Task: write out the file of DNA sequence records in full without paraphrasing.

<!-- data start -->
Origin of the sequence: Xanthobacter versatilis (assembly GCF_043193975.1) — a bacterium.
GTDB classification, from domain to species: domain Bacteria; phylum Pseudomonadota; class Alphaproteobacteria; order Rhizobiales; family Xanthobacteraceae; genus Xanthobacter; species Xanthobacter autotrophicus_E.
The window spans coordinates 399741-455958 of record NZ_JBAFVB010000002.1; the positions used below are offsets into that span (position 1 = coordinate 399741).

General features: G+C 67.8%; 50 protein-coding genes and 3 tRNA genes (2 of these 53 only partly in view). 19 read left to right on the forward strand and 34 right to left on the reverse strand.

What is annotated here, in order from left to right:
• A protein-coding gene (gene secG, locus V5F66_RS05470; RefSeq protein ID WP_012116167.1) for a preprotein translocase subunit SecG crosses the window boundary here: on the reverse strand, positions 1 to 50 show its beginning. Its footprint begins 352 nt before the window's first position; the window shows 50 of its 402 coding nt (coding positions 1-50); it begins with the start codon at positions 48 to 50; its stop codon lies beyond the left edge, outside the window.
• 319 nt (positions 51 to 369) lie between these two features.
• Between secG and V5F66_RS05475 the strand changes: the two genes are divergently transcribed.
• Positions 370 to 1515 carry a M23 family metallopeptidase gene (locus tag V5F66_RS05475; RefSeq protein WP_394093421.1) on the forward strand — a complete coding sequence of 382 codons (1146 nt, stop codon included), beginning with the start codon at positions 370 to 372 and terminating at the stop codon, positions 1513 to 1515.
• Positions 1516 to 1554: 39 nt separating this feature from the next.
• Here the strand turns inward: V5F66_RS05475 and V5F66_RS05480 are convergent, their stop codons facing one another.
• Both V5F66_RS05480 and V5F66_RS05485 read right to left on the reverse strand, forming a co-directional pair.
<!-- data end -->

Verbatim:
Origin of the sequence: Xanthobacter versatilis (assembly GCF_043193975.1) — a bacterium.
GTDB classification, from domain to species: domain Bacteria; phylum Pseudomonadota; class Alphaproteobacteria; order Rhizobiales; family Xanthobacteraceae; genus Xanthobacter; species Xanthobacter autotrophicus_E.
The window spans coordinates 399741-455958 of record NZ_JBAFVB010000002.1; the positions used below are offsets into that span (position 1 = coordinate 399741).

General features: G+C 67.8%; 50 protein-coding genes and 3 tRNA genes (2 of these 53 only partly in view). 19 read left to right on the forward strand and 34 right to left on the reverse strand.

What is annotated here, in order from left to right:
• A protein-coding gene (gene secG, locus V5F66_RS05470; RefSeq protein ID WP_012116167.1) for a preprotein translocase subunit SecG crosses the window boundary here: on the reverse strand, positions 1 to 50 show its beginning. Its footprint begins 352 nt before the window's first position; the window shows 50 of its 402 coding nt (coding positions 1-50); it begins with the start codon at positions 48 to 50; its stop codon lies beyond the left edge, outside the window.
• 319 nt (positions 51 to 369) lie between these two features.
• Between secG and V5F66_RS05475 the strand changes: the two genes are divergently transcribed.
• Positions 370 to 1515 carry a M23 family metallopeptidase gene (locus tag V5F66_RS05475; RefSeq protein WP_394093421.1) on the forward strand — a complete coding sequence of 382 codons (1146 nt, stop codon included), beginning with the start codon at positions 370 to 372 and terminating at the stop codon, positions 1513 to 1515.
• Positions 1516 to 1554: 39 nt separating this feature from the next.
• Here the strand turns inward: V5F66_RS05475 and V5F66_RS05480 are convergent, their stop codons facing one another.
• Both V5F66_RS05480 and V5F66_RS05485 read right to left on the reverse strand, forming a co-directional pair.